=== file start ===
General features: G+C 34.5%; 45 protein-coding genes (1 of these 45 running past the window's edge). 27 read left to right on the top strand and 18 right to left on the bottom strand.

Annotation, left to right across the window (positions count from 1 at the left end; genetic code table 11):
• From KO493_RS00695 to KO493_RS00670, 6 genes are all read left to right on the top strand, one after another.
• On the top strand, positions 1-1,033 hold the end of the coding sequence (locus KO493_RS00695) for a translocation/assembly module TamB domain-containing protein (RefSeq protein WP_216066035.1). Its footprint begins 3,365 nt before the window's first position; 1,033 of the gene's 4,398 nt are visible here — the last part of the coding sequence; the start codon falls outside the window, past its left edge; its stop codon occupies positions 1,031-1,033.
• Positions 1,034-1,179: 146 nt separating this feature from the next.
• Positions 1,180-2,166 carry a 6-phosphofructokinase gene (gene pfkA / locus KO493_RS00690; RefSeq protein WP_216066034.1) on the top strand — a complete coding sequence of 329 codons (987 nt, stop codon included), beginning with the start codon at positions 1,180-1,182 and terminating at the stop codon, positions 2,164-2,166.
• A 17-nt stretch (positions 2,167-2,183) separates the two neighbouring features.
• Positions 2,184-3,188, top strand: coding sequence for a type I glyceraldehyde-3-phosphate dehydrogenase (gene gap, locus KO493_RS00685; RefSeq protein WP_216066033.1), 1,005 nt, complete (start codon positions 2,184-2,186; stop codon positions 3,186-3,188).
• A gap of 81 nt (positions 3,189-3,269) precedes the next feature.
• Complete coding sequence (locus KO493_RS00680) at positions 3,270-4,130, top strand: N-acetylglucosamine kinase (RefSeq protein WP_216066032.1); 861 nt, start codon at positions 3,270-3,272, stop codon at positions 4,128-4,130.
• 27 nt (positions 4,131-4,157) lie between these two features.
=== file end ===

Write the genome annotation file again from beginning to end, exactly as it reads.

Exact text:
General features: G+C 34.5%; 45 protein-coding genes (1 of these 45 running past the window's edge). 27 read left to right on the top strand and 18 right to left on the bottom strand.

Annotation, left to right across the window (positions count from 1 at the left end; genetic code table 11):
• From KO493_RS00695 to KO493_RS00670, 6 genes are all read left to right on the top strand, one after another.
• On the top strand, positions 1-1,033 hold the end of the coding sequence (locus KO493_RS00695) for a translocation/assembly module TamB domain-containing protein (RefSeq protein WP_216066035.1). Its footprint begins 3,365 nt before the window's first position; 1,033 of the gene's 4,398 nt are visible here — the last part of the coding sequence; the start codon falls outside the window, past its left edge; its stop codon occupies positions 1,031-1,033.
• Positions 1,034-1,179: 146 nt separating this feature from the next.
• Positions 1,180-2,166 carry a 6-phosphofructokinase gene (gene pfkA / locus KO493_RS00690; RefSeq protein WP_216066034.1) on the top strand — a complete coding sequence of 329 codons (987 nt, stop codon included), beginning with the start codon at positions 1,180-1,182 and terminating at the stop codon, positions 2,164-2,166.
• A 17-nt stretch (positions 2,167-2,183) separates the two neighbouring features.
• Positions 2,184-3,188, top strand: coding sequence for a type I glyceraldehyde-3-phosphate dehydrogenase (gene gap, locus KO493_RS00685; RefSeq protein WP_216066033.1), 1,005 nt, complete (start codon positions 2,184-2,186; stop codon positions 3,186-3,188).
• A gap of 81 nt (positions 3,189-3,269) precedes the next feature.
• Complete coding sequence (locus KO493_RS00680) at positions 3,270-4,130, top strand: N-acetylglucosamine kinase (RefSeq protein WP_216066032.1); 861 nt, start codon at positions 3,270-3,272, stop codon at positions 4,128-4,130.
• 27 nt (positions 4,131-4,157) lie between these two features.